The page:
Charlie Lerman Discusses the Chemical Grouting Industry

Posted by Kreg Thornley on Sep 8, 2020 10:00:00 AM

Banner - Charlie Lerman Discusses the Chemical Grouting Industry

Body - Charlie Lerman Discusses the Chemical Grouting IndustryOn this episode of The Injection Connection, Jim Spiegel welcomes colleague Charlie Lerman "The Grout Geek". Charlie and Jim do their best to take off their Alchemy-Spetec hats and to discuss the Leak Seal® chemical grouting industry through the eyes of a Field Services Manager. With over 16 years of field experience representing some of the most well-known brands in the industry, Charlie is a wealth of knowledge for any listener. (Jim Spiegel is Vice President of Alchemy-Spetec and a Board Member at the International Concrete Repair Institute.)

Listen to the episode in its entirety below, or check it out on TheInjectionConnection.com and the following platforms:

Want info on Alchemy-Spetec leaks products?

Download the Info-Packed Leak Seal Product Catalog!

Topics: All Posts, Seal Leaks

Are You Tuning in to The Injection Connection?

Posted by Kreg Thornley on Aug 25, 2020 10:00:00 AM

Banner - Are You Tuning in to The Injection Connection

Body - Are You Tuning in to The Injection ConnectionIn January of 2020, Alchemy-Spetec launched The Injection Connection podcast, hosted by Jim Spiegel. Jim is the Vice President of Alchemy-Spetec and a Board Member at the International Concrete Repair Institute. As of August 2020, there are eight episodes packed with valuable industry information.

If you've missed any of these podcast posts, we invite you to review the guide below...

Episode One - Introduction

Episode 1 is a brief intro about the host, Jim Spiegel, and the intended content of the show. The Injection Connection is produced for contractors, distributors, and design professionals in the infrastructure repair segment, or broader construction industry. The podcast aims to provide unique insights through the lens of the chemical grouting industry.

Check Out Episode One

Episode Two - The QP Factor

This episode is an overview of the patented QP Factor system used to quantify chemical grout leak seal success. The presentation was originally given at the ICRI National Convention by Jim Spiegel, and is being reproduced remotely for an engineering firm in the San Francisco Bay Area. This is the industry's first patented method for leak seal quantification.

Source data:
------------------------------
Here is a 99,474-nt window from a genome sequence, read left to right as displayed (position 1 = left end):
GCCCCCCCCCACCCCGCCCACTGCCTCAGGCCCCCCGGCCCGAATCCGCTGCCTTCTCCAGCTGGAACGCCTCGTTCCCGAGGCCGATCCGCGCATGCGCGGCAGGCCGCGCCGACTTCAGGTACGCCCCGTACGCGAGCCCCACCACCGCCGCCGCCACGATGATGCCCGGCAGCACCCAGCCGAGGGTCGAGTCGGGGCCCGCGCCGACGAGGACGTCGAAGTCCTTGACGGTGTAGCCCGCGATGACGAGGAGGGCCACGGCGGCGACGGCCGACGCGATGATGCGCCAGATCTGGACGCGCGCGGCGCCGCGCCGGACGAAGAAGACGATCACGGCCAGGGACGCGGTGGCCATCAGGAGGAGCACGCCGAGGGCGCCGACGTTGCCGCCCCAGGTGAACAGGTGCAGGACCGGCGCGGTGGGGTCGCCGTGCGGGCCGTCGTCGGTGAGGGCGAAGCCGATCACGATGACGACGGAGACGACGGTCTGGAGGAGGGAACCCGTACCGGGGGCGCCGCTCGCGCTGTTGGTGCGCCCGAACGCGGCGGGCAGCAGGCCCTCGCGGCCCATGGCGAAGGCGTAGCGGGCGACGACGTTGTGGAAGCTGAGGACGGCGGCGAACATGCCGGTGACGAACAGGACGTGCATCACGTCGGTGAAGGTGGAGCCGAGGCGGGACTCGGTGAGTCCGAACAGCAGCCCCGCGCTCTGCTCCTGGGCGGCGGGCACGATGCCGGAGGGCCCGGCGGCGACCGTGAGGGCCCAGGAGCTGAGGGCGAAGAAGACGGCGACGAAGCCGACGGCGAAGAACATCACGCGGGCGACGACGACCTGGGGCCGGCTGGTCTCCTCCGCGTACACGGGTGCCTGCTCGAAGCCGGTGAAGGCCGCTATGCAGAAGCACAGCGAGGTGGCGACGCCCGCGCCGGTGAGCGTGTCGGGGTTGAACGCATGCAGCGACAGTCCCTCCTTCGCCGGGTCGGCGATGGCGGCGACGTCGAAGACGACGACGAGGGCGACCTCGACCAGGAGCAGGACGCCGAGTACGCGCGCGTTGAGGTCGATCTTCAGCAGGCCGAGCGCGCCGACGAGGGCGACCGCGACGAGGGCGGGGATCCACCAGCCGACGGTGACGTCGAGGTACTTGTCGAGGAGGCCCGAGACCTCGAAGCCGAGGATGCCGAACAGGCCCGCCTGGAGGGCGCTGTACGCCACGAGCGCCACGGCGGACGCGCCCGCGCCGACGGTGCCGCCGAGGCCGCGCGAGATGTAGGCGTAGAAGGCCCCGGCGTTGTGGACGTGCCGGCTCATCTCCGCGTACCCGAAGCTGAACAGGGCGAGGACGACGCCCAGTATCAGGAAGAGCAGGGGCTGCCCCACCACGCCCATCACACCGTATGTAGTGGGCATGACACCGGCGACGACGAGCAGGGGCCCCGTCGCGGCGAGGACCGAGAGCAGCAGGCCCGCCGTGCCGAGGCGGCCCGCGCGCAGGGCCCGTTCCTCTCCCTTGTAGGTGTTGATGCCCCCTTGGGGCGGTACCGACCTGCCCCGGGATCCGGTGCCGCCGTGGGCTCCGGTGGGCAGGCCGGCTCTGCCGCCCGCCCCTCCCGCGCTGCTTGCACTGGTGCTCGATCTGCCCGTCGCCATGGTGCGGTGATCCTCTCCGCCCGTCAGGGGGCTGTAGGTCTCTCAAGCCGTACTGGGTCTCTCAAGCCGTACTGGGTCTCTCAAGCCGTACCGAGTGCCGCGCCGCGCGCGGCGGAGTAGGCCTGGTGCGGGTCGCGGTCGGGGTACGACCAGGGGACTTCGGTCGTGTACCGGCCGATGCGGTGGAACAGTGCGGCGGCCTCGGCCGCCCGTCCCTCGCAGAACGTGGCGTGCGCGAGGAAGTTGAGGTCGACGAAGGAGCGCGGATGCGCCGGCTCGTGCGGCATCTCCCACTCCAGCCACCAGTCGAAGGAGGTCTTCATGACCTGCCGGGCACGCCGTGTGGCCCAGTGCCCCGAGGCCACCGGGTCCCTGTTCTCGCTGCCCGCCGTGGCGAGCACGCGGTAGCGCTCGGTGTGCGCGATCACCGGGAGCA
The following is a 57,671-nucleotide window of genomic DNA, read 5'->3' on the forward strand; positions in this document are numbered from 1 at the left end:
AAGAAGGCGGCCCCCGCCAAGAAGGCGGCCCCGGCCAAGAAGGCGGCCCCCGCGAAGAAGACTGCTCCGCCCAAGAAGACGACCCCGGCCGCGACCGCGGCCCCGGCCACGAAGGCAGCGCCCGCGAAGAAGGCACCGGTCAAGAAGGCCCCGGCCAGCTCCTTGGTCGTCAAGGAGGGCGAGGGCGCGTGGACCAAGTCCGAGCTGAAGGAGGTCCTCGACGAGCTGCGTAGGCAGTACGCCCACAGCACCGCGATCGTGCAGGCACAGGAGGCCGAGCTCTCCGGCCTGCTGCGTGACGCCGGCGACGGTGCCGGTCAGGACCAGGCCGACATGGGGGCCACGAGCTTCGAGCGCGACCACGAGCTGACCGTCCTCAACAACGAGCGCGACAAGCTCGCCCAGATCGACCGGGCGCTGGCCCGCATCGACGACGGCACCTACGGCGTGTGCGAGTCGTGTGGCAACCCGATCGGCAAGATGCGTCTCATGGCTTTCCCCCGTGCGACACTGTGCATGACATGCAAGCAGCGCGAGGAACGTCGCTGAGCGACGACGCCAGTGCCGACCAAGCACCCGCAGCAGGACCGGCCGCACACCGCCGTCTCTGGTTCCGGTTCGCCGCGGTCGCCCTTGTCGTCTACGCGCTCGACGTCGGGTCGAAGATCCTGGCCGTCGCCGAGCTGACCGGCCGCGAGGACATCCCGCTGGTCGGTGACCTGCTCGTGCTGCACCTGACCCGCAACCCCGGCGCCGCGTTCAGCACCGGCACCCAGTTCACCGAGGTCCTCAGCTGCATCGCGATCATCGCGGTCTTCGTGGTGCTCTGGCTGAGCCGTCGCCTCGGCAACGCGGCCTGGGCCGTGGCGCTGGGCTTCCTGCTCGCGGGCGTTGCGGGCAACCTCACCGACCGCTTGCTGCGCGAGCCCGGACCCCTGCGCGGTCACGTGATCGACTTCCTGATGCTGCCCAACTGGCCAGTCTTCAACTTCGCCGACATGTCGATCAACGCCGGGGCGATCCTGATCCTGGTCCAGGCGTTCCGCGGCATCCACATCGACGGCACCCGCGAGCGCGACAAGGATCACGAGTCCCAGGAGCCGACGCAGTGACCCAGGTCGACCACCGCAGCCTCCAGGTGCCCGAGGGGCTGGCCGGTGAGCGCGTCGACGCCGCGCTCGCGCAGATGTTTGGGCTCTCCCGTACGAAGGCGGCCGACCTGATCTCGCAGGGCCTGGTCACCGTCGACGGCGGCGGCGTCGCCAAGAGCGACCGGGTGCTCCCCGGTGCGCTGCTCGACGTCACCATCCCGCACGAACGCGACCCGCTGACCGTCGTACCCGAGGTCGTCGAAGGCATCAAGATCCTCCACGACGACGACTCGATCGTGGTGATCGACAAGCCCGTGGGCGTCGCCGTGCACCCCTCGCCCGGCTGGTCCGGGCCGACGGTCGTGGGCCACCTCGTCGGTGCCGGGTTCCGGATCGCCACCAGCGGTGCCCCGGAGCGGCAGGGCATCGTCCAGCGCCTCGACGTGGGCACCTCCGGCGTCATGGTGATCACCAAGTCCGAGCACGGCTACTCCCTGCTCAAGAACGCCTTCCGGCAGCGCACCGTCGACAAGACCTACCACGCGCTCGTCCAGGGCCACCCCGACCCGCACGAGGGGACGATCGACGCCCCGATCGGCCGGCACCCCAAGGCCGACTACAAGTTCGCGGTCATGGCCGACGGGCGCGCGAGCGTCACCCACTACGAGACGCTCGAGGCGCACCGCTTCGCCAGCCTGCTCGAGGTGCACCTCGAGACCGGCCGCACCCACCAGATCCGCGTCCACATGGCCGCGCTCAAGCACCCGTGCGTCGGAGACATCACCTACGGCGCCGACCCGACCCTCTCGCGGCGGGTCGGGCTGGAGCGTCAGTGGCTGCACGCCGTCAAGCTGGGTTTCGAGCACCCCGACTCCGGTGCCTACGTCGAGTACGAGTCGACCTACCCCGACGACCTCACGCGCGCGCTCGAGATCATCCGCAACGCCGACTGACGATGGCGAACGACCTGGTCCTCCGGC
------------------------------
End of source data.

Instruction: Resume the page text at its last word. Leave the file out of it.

Check Out Episode Two

Episode Three - Interview with Kevin Earles

Guest Kevin Earles is a long-time friend of Jim Spiegel, and the National Sales Director for EPMS Supplies based in Nottingham, UK. Topics covered include how they met one another, the future of online distribution, Brexit, and more. Kevin has been in the speciality construction distribution industry for almost 25 years.

Check Out Episode Three

Episode Four - Interview with Adam Tracy

Guest Adam Tracy, of A-1 Foundation Crack Repair, offers a unique perspective into the residential leak seal industry through his Civil Engineering education. Adam and Jim discuss differences in residential vs.commercial projects, as well as finding new talent, learning from contractors, and more.

Check Out Episode Four

Episode Five - Helms Polyfoam

The Injection Connection welcomes two guests from Helms Polyfoam: JR Crowell, VP & COO, and Morgan Helms, President & CEO. In this episode, Jim Spiegel discusses the history of the Helms business, the future of customer support, and the importance of relationships.

Check Out Episode Five

Episode Six - Jack Whitworth

Jim and guest Jack Whitworth, 26-year chemical grouting sales professional, discuss the importance of education, mutual benefits of competitors working together, and driving our families crazy during the Covid-19 lockdown time.

Check Out Episode Six

Episode Seven - Ann Thaxton

On Episode 7 of The Injection Connection, Jim sits down with Ann Thaxton, from Concrete Titans, a marketing and advertising agency offering services to the concrete lifting, and residential foundation repair markets. Ann offers great insights into the most current lead capture strategies, trends in the industry, and how marketing dollars are actually worth more in the current Covid-19 crisis.

Check Out Episode Seven

Episode Eight - Matt & Travis of Lift It Rite

On Episode 8 of The Injection Connection, Jim sits down with Matt Chittick and Travis Germick, co-owners of Lift It Rite, LLC., a residential slab-lifting business servicing the Greater Atlanta and surrounding markets. Matt and Travis offer valuable insights on how to start a lifting business, production considerations, and the under-appreciated value of showing up with a smile (and perhaps a hamburglar costume!).

Check Out Episode Eight

Check out the podcast on TheInjectionConnection.com and the following platforms:

Want info on Alchemy-Spetec products & applications?